Friday, December 4, 2009
Hub of Mediocrity: Inviting the Playground into Our Classrooms
This is my latest Roundtable briefing and commentary. I am afraid it is highly critical and I apologize to my colleagues on the Roundtable who have worked so hard to produce a document that meets both the approval of the Arts & Sciences Council members and the expectations of the Administration that funded it and has closely supervised and encouraged its progress to this point. I offer my comments as constructive criticism.
The A&S College Extended Roundtable Implementation Committee (RTIC) met for three hours on the morning of Wednesday, December 2nd in the old BOT conference room, where we discussed the merits of the “Progress Report Circulation Draft.” This document was distributed to all A&S Council members via Email on December 1st. Members in attendance included: N. McClelland, L. Anderson-Huang, C. Beatty-Medina, C. Gilbert, D. Nemeth, D. Stierman, L. Rouillard, B. Pryor, J. Benjamin, D. Tucker, P. Lindquist, M. Denham, C. Habrecht, J. Barlow, R. Heberle.
Dean McClelland opened the meeting with an enthusiastic endorsement of the document, at one point calling it “worthy of a Pulitzer Prize.” She added that the document nevertheless might be improved by strategically inserting some more “key” or “power” words (those used currently in A&S College transformational discourse statewide in Ohio): “integrative,” “innovative,” “communicative,” and -- most important --”efficiencies.” My word search of the entire document however failed to discover anywhere the phrase “aspire to academic excellence.” This seemed strange to me since Dean McClelland in previous meetings had stressed that the final Roundtable Implementation Report would recommend a list of “action items” that could with confidence lock-in our future trajectory toward a “top-tier” ranking among A&S Colleges nationwide.
Ensuing discussion around the table revealed that the five themes comprising the “Progress Report” synthesis (curriculum, scholarship, teaching/learning modalities, graduate study, and space) had so far resulted in a draft document that emphasized in large part implementing transformational change in the A&S College by systematically improving the lower division undergraduate learning experience, thereby measurably improving retention rates of at-risk students. I have asked repeatedly to our group why UT is interested in recruiting and then retaining (at great cost in dollars and reputation) academically-unmotivated students rather than recruiting on-record high-performing academically-motivated students? Are we after a top-tier quantity ranking or top-tier quality ranking? These questions have so far gone unanswered.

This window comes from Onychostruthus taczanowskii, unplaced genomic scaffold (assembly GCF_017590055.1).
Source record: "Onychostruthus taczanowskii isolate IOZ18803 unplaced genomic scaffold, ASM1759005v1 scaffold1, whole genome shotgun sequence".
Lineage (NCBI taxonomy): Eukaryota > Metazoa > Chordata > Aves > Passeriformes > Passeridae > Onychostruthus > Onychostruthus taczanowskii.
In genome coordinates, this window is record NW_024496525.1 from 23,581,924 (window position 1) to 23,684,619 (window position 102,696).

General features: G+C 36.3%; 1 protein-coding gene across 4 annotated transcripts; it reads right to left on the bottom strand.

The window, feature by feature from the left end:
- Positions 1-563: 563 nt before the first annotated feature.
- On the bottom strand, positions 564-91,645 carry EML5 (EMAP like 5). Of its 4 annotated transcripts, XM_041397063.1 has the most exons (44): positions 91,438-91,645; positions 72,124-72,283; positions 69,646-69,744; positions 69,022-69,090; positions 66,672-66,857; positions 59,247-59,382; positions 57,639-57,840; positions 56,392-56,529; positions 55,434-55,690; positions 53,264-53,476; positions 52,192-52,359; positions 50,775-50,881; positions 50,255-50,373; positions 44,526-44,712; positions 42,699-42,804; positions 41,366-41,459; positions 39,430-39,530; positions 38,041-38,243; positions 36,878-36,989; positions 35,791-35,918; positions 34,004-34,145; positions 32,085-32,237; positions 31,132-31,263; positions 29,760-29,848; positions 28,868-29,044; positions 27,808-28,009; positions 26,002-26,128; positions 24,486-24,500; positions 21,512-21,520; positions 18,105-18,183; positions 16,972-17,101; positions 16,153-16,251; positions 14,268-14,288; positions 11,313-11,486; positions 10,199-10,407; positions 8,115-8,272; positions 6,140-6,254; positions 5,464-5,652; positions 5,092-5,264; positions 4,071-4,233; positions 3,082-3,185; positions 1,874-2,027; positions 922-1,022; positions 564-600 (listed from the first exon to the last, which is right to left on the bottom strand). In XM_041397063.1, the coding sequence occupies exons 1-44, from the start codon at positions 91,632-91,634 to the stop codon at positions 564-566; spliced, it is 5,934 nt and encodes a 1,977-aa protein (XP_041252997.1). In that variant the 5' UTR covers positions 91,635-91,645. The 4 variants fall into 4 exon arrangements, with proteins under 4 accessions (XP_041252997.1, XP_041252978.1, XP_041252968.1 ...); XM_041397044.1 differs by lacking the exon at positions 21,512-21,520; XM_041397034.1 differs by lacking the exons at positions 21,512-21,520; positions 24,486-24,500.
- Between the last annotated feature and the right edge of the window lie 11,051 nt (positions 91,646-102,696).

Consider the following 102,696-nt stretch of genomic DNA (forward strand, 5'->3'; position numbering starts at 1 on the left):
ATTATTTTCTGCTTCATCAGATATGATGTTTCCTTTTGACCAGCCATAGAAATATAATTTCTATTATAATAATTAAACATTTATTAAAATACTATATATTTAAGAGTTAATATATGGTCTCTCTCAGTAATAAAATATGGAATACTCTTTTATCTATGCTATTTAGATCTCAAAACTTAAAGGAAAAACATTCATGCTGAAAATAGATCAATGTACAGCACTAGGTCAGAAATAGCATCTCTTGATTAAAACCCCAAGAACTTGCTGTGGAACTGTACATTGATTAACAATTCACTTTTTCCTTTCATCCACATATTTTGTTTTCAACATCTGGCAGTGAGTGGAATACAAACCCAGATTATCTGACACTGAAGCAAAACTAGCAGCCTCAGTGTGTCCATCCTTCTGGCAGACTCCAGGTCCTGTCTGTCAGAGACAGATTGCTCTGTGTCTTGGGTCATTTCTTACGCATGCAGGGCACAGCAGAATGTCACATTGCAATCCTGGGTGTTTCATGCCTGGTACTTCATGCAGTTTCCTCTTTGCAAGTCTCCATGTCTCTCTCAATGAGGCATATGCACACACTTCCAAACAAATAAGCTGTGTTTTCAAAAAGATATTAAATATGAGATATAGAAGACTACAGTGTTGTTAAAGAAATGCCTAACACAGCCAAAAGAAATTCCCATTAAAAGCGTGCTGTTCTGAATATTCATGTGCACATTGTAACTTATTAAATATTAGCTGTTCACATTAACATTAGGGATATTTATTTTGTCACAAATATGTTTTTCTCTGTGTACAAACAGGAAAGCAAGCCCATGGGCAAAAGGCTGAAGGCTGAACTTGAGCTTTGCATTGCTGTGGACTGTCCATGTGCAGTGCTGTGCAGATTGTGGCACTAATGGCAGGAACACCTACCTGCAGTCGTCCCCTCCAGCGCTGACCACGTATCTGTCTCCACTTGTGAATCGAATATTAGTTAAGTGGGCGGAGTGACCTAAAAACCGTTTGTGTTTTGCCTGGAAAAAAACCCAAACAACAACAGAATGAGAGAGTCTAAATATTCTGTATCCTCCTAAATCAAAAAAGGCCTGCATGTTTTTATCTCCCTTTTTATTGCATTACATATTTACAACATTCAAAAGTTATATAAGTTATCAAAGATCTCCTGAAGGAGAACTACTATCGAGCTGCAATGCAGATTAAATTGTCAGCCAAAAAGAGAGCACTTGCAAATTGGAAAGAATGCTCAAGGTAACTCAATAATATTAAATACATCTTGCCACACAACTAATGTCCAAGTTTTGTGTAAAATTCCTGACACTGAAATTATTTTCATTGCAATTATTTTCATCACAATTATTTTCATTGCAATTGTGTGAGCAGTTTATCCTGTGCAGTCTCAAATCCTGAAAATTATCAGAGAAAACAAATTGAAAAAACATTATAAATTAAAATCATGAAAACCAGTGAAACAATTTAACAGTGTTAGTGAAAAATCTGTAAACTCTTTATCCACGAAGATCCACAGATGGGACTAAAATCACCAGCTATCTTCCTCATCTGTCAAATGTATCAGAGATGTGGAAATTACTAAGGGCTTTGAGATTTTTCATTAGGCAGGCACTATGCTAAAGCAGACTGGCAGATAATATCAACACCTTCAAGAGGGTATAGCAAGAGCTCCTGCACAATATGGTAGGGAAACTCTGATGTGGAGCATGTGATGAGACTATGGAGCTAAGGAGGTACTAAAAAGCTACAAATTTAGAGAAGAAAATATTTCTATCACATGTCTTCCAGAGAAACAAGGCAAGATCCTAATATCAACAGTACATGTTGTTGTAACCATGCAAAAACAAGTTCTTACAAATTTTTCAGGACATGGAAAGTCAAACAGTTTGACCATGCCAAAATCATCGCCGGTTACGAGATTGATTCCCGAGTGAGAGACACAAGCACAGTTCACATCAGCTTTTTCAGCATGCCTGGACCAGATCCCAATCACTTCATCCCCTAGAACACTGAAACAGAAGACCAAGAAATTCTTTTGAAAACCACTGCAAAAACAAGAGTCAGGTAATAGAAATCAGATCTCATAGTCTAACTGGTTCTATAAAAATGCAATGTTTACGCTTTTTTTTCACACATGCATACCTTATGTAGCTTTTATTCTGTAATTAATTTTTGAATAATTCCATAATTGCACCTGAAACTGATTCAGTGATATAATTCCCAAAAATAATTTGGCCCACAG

Details of the transformational plan outlined in the Report further reveal that a perfect storm of 1) extreme student centeredness, 2) collaborative learning technologies, and 3) unspecified but ominous “efficiencies” are converging on the A&S College that will flood its classrooms with casual and entertaining educational activities, many featuring hand-held electronic devices. Question: Will this flood meanwhile serve to sweep our remaining tenured professoriate, long dedicated to preserving a disciplined regime of academic excellence in the A&S College, from the center of the undergraduate classroom experience, to its periphery, and eventually out the door?
This Roundtable Implementation Report in its present incarnation seems satisfied to aspire to achieve only academic mediocrity for our College of Arts and Sciences. Many of its recommendations involving the undergraduate leaning experience appear to be inviting the playground into our classrooms. If so, this initiative seems counter-productive and especially unfair to the expectations of the academically-motivated A&S College student high-achievers we have recruited. We have in fact promised them an excellent liberal arts education and satisfying academic experience on this campus.
The floodgates are already opening up: the discipline problems and anti-academic attitudes that have already trashed the academic aspirations of our urban public primary and secondary schools are apparently soon to be invited, accommodated and formally implemented into our own A&S College curriculum, scholarship, teaching/learning modalities, space and graduate studies . The huge internal contradiction and false claim in this Roundtable Report is that it claims to be taking the High Road to Top-Tier Ranking while it is obviously mapping out instead in this Roundtable Implementation Report a Low Road to Mediocrity -- or worse.